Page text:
After reading about DAOs further, it was not clear to me how DAOs will be regulated in Singapore5Samuel Chan, “Event Note: Digitalisation and Decentralisation: The Future of Corporations” (21 October 2021) (http://www.singaporelawblog.sg/blog/article/273) given that the present treatment of existing business vehicles do not seem well suited to DAOs.6Wei Rong Chua, “The Legal Status of Daos in Singapore: Company, Partnership, or Business Trust?” 38 SLR 213 (2020-2021) Nevertheless, this is an exciting innovation that presents another way for people to structure businesses and is something that we as practitioners can consider when advising clients.
Novel Asset Classes
Dan went on to share that in granting the first injunction in the world to protect a Non-Fungible Token (an NFT), in a purely commercial dispute,7Withers obtains Asia’s first NFT freezing injunction (withersworldwide.com) the Singapore High Court had recognised that NFTs could legally be defined as property.
In my opinion this is but one of the many decisions that show the Singapore Judiciary’s willingness to develop our jurisprudence in line with technological developments. This can only enhance Singapore’s reputation as a future-ready legal hub. This, in turn, will lead to more technology-based businesses choosing to re-locate here. This will be especially so given the greater mobility that businesses nowadays have in relocating to favourable jurisdictions.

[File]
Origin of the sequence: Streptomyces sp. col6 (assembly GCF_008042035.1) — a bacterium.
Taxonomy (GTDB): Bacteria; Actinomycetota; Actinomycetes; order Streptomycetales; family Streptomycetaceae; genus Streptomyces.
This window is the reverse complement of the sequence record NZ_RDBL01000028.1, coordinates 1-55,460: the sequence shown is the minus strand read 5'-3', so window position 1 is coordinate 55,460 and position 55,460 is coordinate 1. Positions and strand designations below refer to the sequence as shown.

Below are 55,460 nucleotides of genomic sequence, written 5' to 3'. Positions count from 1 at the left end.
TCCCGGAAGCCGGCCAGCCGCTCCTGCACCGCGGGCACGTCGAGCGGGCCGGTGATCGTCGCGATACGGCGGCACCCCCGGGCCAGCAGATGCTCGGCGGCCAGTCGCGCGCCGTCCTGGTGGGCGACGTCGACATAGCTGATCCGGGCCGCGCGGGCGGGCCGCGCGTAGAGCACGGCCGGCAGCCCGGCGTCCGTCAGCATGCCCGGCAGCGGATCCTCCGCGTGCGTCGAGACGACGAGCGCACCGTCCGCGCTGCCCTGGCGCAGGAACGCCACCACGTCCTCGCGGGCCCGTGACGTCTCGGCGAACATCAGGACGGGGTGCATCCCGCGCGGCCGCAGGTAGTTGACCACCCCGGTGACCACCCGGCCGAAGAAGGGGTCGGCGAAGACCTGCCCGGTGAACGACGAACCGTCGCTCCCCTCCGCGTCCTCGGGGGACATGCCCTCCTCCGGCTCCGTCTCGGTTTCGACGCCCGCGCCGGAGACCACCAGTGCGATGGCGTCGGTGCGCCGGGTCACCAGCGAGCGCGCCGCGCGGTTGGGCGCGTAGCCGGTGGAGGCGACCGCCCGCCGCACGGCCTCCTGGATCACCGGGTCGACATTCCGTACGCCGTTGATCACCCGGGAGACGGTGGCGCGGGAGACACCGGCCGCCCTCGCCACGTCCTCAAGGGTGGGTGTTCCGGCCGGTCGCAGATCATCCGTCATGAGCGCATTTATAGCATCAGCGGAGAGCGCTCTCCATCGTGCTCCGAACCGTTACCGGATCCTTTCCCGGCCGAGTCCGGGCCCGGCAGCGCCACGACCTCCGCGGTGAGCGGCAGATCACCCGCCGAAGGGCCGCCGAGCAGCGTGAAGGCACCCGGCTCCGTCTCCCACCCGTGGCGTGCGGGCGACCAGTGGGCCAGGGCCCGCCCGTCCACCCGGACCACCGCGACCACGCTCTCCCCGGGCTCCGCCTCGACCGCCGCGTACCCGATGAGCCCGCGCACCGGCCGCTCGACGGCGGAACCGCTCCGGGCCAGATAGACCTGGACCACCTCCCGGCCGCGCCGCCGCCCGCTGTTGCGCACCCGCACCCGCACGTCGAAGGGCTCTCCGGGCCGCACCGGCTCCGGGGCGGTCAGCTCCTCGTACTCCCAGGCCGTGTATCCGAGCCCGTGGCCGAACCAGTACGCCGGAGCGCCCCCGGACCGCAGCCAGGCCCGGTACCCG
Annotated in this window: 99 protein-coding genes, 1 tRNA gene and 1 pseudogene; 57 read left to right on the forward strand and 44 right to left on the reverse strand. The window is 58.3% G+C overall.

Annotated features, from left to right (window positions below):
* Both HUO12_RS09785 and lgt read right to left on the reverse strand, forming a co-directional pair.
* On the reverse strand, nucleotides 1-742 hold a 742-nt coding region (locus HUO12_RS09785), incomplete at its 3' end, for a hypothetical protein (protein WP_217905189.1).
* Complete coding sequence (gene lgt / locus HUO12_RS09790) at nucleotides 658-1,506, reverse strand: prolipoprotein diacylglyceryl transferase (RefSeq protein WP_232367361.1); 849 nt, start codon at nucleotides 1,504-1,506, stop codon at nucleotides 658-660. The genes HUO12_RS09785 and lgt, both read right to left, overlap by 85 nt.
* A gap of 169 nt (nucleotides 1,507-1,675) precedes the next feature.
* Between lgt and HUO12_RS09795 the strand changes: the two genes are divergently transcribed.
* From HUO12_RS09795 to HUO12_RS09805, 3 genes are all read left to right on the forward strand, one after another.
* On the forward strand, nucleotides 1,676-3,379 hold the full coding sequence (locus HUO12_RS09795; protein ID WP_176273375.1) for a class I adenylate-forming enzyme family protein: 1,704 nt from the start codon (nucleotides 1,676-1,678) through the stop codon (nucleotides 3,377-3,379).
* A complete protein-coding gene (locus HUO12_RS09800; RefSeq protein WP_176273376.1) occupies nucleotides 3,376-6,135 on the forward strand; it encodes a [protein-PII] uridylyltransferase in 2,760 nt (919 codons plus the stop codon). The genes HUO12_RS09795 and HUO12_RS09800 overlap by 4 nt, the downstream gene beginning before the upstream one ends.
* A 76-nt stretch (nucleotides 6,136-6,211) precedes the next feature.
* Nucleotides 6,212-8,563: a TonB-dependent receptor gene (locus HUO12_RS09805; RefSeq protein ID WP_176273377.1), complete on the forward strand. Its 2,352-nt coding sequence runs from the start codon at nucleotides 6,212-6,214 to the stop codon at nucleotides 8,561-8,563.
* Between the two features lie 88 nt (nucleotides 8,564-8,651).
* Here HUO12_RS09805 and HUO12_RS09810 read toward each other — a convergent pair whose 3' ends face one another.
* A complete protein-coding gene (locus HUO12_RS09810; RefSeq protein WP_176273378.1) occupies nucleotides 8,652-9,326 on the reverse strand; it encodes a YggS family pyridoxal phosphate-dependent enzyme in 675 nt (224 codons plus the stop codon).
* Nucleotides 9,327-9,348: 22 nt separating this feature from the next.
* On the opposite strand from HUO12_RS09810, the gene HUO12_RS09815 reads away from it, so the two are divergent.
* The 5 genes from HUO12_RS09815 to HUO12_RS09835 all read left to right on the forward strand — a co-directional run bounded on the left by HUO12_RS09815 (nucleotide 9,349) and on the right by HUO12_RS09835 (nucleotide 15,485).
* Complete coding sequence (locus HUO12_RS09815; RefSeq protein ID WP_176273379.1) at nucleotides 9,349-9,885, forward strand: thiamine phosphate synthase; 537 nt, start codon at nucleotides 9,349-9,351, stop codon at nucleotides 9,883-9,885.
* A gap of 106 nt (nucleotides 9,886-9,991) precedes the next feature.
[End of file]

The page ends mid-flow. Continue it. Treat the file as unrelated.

Service via Novel Means
Dan next shared that given the natural identities of defendants are often unknown in crypto disputes, unique methods of service of process have been deployed. For instance, in a recent case in New York,8LCX AG v John Doe Nos 1 -25 et. Al Order to Show Cause 46 (hklaw.com) service of cause papers via a special-purpose Ethereum based cryptocurrency token was permitted. The token, which contained a hyperlink to a website where the cause papers had been published, was served on the blockchain wallet address of the defendant. The hyperlink in turn contained a mechanism to track when a person had clicked on the hyperlink.
In my view, while ground-breaking in that this was not one of the conventional methods of service, this was a necessary development that is to be welcomed. Regardless of the means of service, the objective of service requirements has always been to ensure that the counterpart has notice of the proceedings. So long as the Court can be satisfied that notice will likely be given, even if the proposed service method is novel, it should be permitted.
Dan further shared that a legal concern arising from decentralisation of ownership by users is that there may be jurisdictional issues since there is no physical manifestation of the NFT.
This concern was aptly summarised by the English High Court in Osbourne9Osbourne v Persons Unknown & Anor (2022) EWHC 1021 (Comm) (10 March 2022) (bailii.org) at (14) as follows:
“… [N]on-fungible tokens [are] in effect a stream of electrons resulting in a credit item to a crypto account. As such, insofar as they have a physical manifestation at all, that is likely to be where the servers relevant to the account are maintained. However, attempting to litigate issues such as this by reference to a concept as ethereal as that would be difficult or impossible.”